How do you get Michael Jordan, Kobe Bryant and LeBron James to join your new sports business?
You bring on board a former Nike (NKE) executive that has close, personal relationships with all three.
The business is Teneo Sports, which has existed since Teneo Inc., a global consulting firm, launched in 2011. The key executive is Charlie Denson, who worked at Nike for 34 years and was brand president from 2001 until last January, when he retired.
That retirement didn’t last long: Fortune has learned that Denson has joined Teneo Sports as its chairman; Jordan, Bryant, James and pro golfer Graeme McDowell are its first four athlete clients.
That’s a star-studded opening lineup that contains the world’s most famous living retired athlete, the NBA’s two biggest stars, and one rising-star golfer with a U.S. Open win under his belt. Two of those men landed in the top ten of our 2014 Fortunate 50 list of athlete earnings, and they compete with each other on the court, which made getting each of them on board particularly challenging. But Denson was the draw for the basketball players. McDowell, meanwhile, already had a sponsorship with Teneo, which meant placement of its name on his sleeve.
Declan Kelly and Paul Keary, both formerly of FTI Consulting, co-founded Teneo (pronounced teh-NAY-oh) in 2011 along with Doug Band, who spent a decade as an advisor to President Bill Clinton. The company provides services such as strategic communications, management consulting, investment banking and financial restructuring to a number of Fortune 100 corporations and CEOs.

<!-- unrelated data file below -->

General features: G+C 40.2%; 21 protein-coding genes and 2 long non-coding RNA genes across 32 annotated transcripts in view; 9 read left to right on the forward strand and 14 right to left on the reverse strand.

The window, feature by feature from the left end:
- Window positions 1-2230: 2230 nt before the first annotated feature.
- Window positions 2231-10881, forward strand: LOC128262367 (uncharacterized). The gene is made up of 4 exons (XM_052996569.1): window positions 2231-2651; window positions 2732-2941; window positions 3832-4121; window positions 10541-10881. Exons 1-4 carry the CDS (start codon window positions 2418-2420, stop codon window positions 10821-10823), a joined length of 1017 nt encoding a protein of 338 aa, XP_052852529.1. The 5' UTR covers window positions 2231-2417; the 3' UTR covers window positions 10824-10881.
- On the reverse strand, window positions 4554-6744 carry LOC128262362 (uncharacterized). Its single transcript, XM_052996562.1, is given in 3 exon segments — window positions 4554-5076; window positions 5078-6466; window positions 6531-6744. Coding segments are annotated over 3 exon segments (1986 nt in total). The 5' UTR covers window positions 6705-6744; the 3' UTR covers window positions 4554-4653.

Teneo has had a sports business since the beginning, but that business primarily helped cities or organizations make bids for sports events, such as the Winter Games in Vancouver in 2010 and in Sochi in 2014, both of which Teneo had a hand in. The company also has existing relationships with NASCAR and the WTA, among others. Teneo did not, previously, work with individual athletes, with the exception of McDowell and retired tennis legend Billie Jean King, who are official partners. Under Denson’s leadership, Teneo Sports will now provide athletes with a one-stop shop for their marketing and branding needs.
This is not a sports agency, though many will likely equate it with one. The athletes joining Teneo are retaining their agents, and those agents are not joining Teneo. Rather, Teneo seeks to let agents continue to manage their clients in the way they traditionally do, while Teneo will provide a wide range of business services for its athlete clients, including wealth management, tax planning, personal branding, business development and strategic partnerships. (This news comes just one month after Teneo brought on former U.S. senator George Mitchell as a senior adviser.)
The notion that is new here (or at least in keeping with current trends) is of the athlete as CEO of his or her own brand. The athlete is the content creator and the face of the brand. The agent’s role remains the same, but Teneo aims to improve on the typical model — where athletes outsource their various business needs to a range of different specialists — by giving the athlete only one call to make for any number of business needs. Teneo has partnered with a few entities for help with these functions, including Wieden and Kennedy for creative, UBS for finance, and DLA Piper, a leading sports law practice, for legal services.